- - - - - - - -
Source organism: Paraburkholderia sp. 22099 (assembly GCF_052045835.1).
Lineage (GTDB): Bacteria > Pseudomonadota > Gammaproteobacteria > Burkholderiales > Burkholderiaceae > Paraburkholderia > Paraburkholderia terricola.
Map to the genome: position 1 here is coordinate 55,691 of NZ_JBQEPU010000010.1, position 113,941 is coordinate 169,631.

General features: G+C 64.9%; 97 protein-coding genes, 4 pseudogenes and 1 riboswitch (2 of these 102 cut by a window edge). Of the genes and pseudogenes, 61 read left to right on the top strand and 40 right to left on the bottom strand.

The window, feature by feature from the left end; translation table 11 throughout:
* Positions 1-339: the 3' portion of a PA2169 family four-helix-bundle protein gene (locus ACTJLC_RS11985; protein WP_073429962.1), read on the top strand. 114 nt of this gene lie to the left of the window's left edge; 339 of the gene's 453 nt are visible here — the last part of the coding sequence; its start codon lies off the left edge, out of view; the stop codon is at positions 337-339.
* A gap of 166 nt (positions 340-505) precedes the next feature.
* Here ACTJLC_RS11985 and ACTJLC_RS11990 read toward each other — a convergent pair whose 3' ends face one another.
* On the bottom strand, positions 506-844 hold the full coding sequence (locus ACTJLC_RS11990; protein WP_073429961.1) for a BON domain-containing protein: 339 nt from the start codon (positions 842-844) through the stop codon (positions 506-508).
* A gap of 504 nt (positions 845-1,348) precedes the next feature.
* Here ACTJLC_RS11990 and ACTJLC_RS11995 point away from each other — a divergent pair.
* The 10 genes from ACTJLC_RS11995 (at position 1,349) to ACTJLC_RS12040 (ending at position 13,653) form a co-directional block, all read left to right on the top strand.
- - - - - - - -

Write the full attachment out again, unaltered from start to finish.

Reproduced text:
Source organism: Paraburkholderia sp. 22099 (assembly GCF_052045835.1).
Lineage (GTDB): Bacteria > Pseudomonadota > Gammaproteobacteria > Burkholderiales > Burkholderiaceae > Paraburkholderia > Paraburkholderia terricola.
Map to the genome: position 1 here is coordinate 55,691 of NZ_JBQEPU010000010.1, position 113,941 is coordinate 169,631.

General features: G+C 64.9%; 97 protein-coding genes, 4 pseudogenes and 1 riboswitch (2 of these 102 cut by a window edge). Of the genes and pseudogenes, 61 read left to right on the top strand and 40 right to left on the bottom strand.

The window, feature by feature from the left end; translation table 11 throughout:
* Positions 1-339: the 3' portion of a PA2169 family four-helix-bundle protein gene (locus ACTJLC_RS11985; protein WP_073429962.1), read on the top strand. 114 nt of this gene lie to the left of the window's left edge; 339 of the gene's 453 nt are visible here — the last part of the coding sequence; its start codon lies off the left edge, out of view; the stop codon is at positions 337-339.
* A gap of 166 nt (positions 340-505) precedes the next feature.
* Here ACTJLC_RS11985 and ACTJLC_RS11990 read toward each other — a convergent pair whose 3' ends face one another.
* On the bottom strand, positions 506-844 hold the full coding sequence (locus ACTJLC_RS11990; protein WP_073429961.1) for a BON domain-containing protein: 339 nt from the start codon (positions 842-844) through the stop codon (positions 506-508).
* A gap of 504 nt (positions 845-1,348) precedes the next feature.
* Here ACTJLC_RS11990 and ACTJLC_RS11995 point away from each other — a divergent pair.
* The 10 genes from ACTJLC_RS11995 (at position 1,349) to ACTJLC_RS12040 (ending at position 13,653) form a co-directional block, all read left to right on the top strand.